I Literally Cut-and-Pasted QR Codes That Corresponded to the Appropriate Position in my Digital Resume

This interview is with Brittany Turner, who is the Records Manager/Special Projects Librarian with the Shreve Memorial Library and also works as a consultant focusing primarily in the area of cultural heritage protection. Previously, Brittany worked as Project Coordinator for “To Preserve and Protect: Security Solutions for New York’s Historical Records” at the New York State Archives and Village Clerk for the Village of New Paltz, NY. Brittany received her Master’s in Public Administration through the Rockefeller College of Public Affairs and Policy at the State University of New York at Albany, and her MLIS in 2012 from the University of Alabama (Online Cohort).

Ms. Turner has been hired within the last two months, but prior to that was job hunting for a year to 18 months, looking in Academic libraries, Archives, Public libraries, School libraries, and Special libraries, at the following levels: Entry level, Requiring at least two years of experience, Supervisory, Department Head, Senior Librarian, Branch Manager, and Director/Dean. She is in a city/town in the Southern US, and was willing to move:

within specific regions which may be expanded for the right position.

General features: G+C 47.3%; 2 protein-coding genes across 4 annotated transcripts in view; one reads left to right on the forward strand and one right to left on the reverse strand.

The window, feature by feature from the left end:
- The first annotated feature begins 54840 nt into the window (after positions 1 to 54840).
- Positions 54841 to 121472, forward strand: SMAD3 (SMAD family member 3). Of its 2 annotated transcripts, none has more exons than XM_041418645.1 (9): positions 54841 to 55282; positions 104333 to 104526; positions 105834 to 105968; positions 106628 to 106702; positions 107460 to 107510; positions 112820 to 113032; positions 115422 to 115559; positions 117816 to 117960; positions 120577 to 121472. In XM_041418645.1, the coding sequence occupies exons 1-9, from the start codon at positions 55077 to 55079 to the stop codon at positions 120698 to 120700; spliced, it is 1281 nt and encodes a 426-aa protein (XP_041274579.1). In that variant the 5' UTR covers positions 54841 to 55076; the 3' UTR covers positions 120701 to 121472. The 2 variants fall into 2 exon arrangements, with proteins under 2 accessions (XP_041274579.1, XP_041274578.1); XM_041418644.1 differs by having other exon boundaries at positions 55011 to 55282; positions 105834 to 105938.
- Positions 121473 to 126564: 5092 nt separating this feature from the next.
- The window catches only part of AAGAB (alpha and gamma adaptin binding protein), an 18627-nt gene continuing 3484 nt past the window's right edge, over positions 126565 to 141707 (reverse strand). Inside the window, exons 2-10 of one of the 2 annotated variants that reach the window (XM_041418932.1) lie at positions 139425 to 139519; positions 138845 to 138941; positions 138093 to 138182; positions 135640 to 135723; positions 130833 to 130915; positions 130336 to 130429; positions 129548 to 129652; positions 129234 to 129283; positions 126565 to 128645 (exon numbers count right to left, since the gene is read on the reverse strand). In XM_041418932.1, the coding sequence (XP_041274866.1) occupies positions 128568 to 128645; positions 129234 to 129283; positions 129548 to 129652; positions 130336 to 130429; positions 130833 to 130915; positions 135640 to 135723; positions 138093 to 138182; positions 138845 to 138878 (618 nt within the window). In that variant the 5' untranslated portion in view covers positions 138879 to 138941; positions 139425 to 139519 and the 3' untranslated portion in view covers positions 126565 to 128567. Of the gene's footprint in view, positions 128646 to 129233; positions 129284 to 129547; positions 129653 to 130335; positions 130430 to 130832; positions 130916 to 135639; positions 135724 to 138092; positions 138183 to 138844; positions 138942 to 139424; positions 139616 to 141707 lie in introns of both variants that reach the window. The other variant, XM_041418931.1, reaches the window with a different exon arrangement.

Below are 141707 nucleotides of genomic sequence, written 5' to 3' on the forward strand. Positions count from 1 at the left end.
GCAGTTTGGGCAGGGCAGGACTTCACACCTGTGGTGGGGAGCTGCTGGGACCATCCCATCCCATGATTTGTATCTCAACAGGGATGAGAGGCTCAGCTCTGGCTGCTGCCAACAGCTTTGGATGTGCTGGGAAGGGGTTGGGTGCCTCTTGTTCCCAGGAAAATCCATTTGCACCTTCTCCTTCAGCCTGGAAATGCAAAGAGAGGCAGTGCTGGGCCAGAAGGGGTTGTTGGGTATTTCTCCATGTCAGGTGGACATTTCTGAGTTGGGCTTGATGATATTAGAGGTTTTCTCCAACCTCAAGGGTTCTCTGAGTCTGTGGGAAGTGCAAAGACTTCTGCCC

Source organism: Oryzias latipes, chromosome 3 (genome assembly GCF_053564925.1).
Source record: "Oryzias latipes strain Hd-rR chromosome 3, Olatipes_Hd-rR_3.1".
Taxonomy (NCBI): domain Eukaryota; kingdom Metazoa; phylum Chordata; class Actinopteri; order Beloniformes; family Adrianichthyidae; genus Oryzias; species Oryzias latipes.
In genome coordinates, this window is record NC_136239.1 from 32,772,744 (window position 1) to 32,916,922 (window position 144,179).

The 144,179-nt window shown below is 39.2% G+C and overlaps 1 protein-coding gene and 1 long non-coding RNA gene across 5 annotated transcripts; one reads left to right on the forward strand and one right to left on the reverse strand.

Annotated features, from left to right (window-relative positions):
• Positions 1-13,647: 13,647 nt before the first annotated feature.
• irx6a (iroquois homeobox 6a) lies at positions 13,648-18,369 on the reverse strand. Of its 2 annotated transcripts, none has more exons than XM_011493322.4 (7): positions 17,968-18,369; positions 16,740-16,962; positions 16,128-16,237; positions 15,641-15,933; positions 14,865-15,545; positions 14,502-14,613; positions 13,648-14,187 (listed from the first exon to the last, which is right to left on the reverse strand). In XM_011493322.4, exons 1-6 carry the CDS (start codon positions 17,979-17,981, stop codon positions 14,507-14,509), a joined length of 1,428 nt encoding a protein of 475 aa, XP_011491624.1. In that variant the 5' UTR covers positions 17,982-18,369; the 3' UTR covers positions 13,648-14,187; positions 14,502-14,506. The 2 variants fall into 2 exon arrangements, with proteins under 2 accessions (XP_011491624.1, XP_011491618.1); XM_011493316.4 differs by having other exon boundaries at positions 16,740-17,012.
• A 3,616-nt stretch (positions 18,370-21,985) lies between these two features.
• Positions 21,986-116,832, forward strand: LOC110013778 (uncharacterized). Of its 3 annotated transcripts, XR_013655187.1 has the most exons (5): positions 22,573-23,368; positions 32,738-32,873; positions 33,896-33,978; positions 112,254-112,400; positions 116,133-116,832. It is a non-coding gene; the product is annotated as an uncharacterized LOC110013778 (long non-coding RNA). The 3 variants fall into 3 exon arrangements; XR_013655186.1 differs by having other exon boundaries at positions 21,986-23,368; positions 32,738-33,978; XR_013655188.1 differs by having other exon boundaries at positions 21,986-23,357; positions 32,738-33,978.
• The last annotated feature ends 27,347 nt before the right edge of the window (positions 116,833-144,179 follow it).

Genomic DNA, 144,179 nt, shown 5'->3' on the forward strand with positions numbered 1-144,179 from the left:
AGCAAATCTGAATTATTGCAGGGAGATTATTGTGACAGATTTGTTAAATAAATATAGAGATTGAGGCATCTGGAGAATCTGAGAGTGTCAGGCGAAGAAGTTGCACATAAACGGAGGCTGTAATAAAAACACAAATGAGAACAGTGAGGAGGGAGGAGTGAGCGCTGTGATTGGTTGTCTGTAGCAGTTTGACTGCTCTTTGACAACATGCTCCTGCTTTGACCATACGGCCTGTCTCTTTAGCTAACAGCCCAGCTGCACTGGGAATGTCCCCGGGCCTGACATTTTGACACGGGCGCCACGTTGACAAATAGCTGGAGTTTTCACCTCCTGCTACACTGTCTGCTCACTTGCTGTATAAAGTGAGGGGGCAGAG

Ms. Turner is active in a number of professional organizations, including the SAA Security Roundtable and RBMS Security Committee. She is also the 2011 recipient of the Donald Peterson Student Scholarship award.

What are the top three things you’re looking for in a job?

Professional, challenging work. Salary that corresponds to my qualifications. Generous benefits.

Where do you look for open positions?

EVERYWHERE. LinkedIn, Facebook, Professional Organizations and Associations, USA Jobs, Craigslist, [INSERTREGION]helpwanted.com, Monster, JobFox, Individual Organizations, ReWork, State Employment Websites, etc. The most helpful resource I’ve found is INALJ.

Do you expect to see salary range listed in a job ad?

√ Other: Yes, I expect to, and no, it’s rarely there.

What’s your routine for preparing an application packet? How much time do you spend on it?

It depends on the position. When I’m applying through an automated site like USAJobs, it takes about 3-4 hours to set up the initial application. After that, depending on the length of the questionnaire, it’s about 15 to 20 minutes on average. That being said, the chance of getting a Federal job right now without Veteran’s preference is slim-to-none, so I know those are unlikely prospects and the quick prep time means everyone else can send many blanket applications, too.